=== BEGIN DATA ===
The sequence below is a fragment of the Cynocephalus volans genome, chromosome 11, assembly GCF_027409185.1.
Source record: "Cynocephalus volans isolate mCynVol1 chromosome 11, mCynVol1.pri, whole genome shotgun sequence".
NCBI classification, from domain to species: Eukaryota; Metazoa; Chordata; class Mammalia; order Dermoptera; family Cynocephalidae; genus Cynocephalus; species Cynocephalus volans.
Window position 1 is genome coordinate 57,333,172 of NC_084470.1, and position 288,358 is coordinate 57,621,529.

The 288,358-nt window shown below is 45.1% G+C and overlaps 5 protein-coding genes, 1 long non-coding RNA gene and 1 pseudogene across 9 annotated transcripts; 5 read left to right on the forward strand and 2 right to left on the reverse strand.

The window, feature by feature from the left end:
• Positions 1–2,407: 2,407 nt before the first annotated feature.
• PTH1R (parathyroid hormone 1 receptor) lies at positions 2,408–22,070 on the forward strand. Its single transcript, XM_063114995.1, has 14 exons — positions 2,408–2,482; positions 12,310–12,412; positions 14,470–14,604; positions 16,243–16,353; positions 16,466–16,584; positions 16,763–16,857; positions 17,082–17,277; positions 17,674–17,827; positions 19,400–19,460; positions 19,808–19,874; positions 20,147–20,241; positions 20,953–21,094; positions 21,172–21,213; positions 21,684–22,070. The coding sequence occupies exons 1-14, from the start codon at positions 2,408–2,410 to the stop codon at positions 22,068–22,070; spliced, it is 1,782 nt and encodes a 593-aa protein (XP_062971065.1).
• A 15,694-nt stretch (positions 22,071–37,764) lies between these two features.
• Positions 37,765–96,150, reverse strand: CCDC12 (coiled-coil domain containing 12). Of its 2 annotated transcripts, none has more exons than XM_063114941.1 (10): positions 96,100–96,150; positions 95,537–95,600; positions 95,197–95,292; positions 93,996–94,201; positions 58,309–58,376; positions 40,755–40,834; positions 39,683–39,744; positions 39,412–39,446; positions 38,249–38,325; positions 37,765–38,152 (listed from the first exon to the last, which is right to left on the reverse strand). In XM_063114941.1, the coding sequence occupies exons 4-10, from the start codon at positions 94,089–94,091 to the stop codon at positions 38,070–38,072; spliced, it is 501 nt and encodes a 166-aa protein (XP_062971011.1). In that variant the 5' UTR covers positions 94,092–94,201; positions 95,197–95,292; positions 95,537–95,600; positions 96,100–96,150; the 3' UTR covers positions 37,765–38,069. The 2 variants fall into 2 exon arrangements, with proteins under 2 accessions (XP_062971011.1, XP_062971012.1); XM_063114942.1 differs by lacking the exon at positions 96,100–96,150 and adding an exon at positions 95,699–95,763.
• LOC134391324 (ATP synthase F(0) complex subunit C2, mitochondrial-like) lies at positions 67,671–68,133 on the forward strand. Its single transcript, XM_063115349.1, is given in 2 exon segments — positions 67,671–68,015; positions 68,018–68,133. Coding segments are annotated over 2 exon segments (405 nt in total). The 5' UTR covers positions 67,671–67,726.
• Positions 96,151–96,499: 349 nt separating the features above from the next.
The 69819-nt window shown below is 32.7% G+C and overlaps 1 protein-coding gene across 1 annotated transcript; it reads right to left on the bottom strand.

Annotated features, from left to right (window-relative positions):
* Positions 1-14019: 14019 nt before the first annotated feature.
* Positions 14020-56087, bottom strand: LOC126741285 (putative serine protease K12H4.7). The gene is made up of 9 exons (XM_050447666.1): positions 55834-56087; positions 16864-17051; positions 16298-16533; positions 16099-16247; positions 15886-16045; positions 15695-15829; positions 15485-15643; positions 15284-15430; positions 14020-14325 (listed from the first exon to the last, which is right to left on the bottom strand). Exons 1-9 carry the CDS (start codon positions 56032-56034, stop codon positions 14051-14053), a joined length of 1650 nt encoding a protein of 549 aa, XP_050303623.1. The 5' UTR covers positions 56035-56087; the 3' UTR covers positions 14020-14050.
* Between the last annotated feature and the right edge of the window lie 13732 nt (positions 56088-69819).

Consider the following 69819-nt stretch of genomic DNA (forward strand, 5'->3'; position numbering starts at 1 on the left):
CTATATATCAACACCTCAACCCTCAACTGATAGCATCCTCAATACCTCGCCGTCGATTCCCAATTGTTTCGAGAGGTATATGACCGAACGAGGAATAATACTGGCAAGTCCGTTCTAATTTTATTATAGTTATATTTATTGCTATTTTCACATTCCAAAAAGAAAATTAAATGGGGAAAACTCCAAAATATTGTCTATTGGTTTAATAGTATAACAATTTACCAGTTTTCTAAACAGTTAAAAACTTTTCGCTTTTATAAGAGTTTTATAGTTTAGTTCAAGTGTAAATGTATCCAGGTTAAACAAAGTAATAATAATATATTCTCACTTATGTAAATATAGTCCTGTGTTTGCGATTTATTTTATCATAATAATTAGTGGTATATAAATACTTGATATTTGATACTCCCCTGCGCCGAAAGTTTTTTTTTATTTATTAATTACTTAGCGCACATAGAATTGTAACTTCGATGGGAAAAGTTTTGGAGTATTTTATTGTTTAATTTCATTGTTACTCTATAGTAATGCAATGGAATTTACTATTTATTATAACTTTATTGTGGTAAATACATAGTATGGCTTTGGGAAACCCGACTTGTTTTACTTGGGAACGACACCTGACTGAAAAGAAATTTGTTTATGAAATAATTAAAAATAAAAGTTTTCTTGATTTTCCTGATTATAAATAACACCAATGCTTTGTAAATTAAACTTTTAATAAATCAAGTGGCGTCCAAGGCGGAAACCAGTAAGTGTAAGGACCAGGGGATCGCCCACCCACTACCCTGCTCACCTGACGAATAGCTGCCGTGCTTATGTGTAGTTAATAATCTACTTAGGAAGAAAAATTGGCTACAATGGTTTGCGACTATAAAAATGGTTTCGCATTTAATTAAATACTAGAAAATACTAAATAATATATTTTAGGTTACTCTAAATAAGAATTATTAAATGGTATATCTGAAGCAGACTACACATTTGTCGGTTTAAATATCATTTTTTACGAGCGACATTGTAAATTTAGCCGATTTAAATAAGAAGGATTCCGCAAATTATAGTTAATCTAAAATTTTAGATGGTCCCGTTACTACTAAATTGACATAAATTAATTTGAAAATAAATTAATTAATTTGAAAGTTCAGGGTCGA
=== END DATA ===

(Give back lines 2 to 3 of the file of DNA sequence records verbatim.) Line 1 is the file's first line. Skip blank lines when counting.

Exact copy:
Source record: "Cynocephalus volans isolate mCynVol1 chromosome 11, mCynVol1.pri, whole genome shotgun sequence".
NCBI classification, from domain to species: Eukaryota; Metazoa; Chordata; class Mammalia; order Dermoptera; family Cynocephalidae; genus Cynocephalus; species Cynocephalus volans.